Knowledgebase

To squash or not to squash pests? #805914

Asked August 12, 2022, 9:19 AM EDT

Hi! Since I've been identifying more insects in my yard these past summers and have understood how many are non-native or invasive I've wondered are there any general guidance about whether to kill and/or contain certain pests over others? For example, should I kill Asian lady beetles who compete with native lady beetles? Or Mediterranean Katydids that are considered an invasive ag pest in California? Last summer I had a Xenomelanophila miranda metallic wood-boring beetle (associated with wildfires) land on my arm and I just let it go unknowingly. And what about the Emerald Ash Borer? Is there a 'rule-of-thumb' or general practice for these types of "pest control"? I generally live and let live (unless it's slugs or cutworms ;)) but I'd especially like to give the native species in the yard the best chance! Thanks for your help.

Multnomah County Oregon

Expert Response

Hello Audrey,

Thanks for reaching out to OSU Extension Services! I wanted to direct your attention to our list of Emerald Ash Borer resources. Our Forestry faculty has been following this issue closely, and has been making content and answering questions regarding EAB. 

The Forestry experts are all on a retreat right now, so I wanted to make sure you got this information before I assign your question to someone who can answer your pest questions. You'll hear back from someone else.

Hopefully this helps! We are continuing to curate emerald ash borer content as the issue evolves.

Take care,

McKenzie

McKenzie Heryford Replied August 12, 2022, 11:58 AM EDT
Hi Audrey,

Thank you for this great question, which concisely illustrates the conflict that so many of us face, when wanting to conserve insects. Will killing invasive insects do any good?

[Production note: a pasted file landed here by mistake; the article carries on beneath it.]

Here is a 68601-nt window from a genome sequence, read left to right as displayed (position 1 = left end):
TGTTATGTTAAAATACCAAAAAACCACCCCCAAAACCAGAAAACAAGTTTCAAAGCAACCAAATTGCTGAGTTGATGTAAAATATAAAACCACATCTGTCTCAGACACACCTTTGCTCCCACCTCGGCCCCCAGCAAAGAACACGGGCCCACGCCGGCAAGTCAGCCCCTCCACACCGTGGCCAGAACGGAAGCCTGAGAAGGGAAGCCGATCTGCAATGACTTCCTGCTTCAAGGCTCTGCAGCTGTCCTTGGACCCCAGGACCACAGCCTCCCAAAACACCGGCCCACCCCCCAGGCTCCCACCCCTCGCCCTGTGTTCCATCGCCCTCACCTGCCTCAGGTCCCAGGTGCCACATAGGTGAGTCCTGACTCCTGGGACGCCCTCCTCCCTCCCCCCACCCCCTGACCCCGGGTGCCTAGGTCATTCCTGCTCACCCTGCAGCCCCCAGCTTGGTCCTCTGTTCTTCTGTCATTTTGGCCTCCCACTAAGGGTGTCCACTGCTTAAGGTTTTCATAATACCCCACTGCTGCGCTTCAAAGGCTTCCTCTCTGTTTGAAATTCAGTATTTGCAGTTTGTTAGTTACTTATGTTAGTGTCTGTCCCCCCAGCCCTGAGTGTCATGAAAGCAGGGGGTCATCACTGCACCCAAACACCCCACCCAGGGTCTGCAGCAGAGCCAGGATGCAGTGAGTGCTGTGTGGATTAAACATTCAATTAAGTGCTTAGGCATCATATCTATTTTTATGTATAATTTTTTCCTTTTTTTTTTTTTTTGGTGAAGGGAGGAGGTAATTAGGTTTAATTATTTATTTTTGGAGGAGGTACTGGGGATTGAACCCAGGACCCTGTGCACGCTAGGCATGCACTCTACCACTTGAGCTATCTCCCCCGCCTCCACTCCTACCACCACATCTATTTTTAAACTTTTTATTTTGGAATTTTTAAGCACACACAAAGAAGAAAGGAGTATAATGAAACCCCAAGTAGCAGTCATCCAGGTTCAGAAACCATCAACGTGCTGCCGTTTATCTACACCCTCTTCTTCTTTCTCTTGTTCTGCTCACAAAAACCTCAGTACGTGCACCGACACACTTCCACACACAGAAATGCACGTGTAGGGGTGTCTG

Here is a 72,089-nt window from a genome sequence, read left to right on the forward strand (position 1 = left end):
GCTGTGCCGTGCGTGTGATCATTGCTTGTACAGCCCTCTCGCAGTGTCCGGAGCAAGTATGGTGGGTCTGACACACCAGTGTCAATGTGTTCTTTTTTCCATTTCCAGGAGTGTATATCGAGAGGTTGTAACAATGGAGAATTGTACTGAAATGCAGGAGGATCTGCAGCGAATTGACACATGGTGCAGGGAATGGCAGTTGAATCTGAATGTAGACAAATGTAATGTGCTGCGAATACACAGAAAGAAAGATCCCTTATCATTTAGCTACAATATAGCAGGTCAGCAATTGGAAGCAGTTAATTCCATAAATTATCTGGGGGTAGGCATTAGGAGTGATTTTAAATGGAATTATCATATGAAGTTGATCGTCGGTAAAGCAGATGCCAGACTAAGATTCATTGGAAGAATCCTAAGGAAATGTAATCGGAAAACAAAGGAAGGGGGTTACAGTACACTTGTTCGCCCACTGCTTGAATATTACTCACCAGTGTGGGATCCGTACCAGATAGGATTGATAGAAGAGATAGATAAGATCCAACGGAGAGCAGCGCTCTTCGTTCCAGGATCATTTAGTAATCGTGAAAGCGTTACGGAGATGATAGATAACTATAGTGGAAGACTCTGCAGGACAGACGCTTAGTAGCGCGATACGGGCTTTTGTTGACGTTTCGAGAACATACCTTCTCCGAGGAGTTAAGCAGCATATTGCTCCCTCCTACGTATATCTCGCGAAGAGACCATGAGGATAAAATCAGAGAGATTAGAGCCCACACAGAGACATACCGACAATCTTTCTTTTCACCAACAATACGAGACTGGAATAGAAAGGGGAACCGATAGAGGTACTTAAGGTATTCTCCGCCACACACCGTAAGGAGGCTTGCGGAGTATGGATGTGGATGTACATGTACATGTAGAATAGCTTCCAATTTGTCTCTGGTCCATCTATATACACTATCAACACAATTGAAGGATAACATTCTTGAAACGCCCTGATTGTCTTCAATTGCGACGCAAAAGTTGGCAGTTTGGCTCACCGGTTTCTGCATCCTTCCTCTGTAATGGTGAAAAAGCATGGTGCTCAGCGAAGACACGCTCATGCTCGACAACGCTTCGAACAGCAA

The rule of thumb biologists use is based upon where an insect might be on the invasion curve. Note that where an insect is at on this curve will differ, from location to location.

If an insect is in phases III or IV of the invasion curve (the orange and red sections of the linked graph), that means that are already well-established in a region, and that efforts to mass eradicate the insect via chemical control or physical removal will likely fail. Instead, management efforts are restricted to minimizing the negative impacts of the insect, where they might do harm. A good example of insects in the phases III or IV of the curve are spotted wing drosophila and brown marmorated stink bug. Both insects are managed on a hyper-local basis, when they cause issues for crops. But, they are so widespread in Oregon, that eradication is highly unlikely. [Note that biological controls are being used against brown marmorated stink bug, in an effort to help manage the pest to tolerable levels.]

Asian ladybug beetles are on phase IV of the invasion curve. They are so widespread in Oregon and the US, that there really is no use in killing them, locally. Doing so will amount to cutting a single hair off of a monster you are trying to kill. It won't make any real difference.

Mediterranean katydids are a phase 1 insect, at least in Oregon. If you see one, I would first capture and freeze the specimen (in case documentation is needed), and then report it to the Oregon Invasive Species hotline (1-866-INVADER or https://www.oregoninvasivespeciescouncil.org/). But honestly, that insect is so widespread in CA, and the harm it causes is ecological and not economic. It is the economically-damaging invaders that tend to get more attention and action from management agencies. Still, if and when it comes to Oregon will be important to document.

Xenomelanophila miranda and Emerald Ash Borer are both on phase II of the invasion curve, where reporting them will be important to helping to stem their establishment in Oregon. Once again, if you're able, I would capture and freeze the specimen, and make a report to the Oregon Invasive Species hotline.

Please let me know if you have additional questions.
Gail Langellotto Replied August 12, 2022, 3:27 PM EDT

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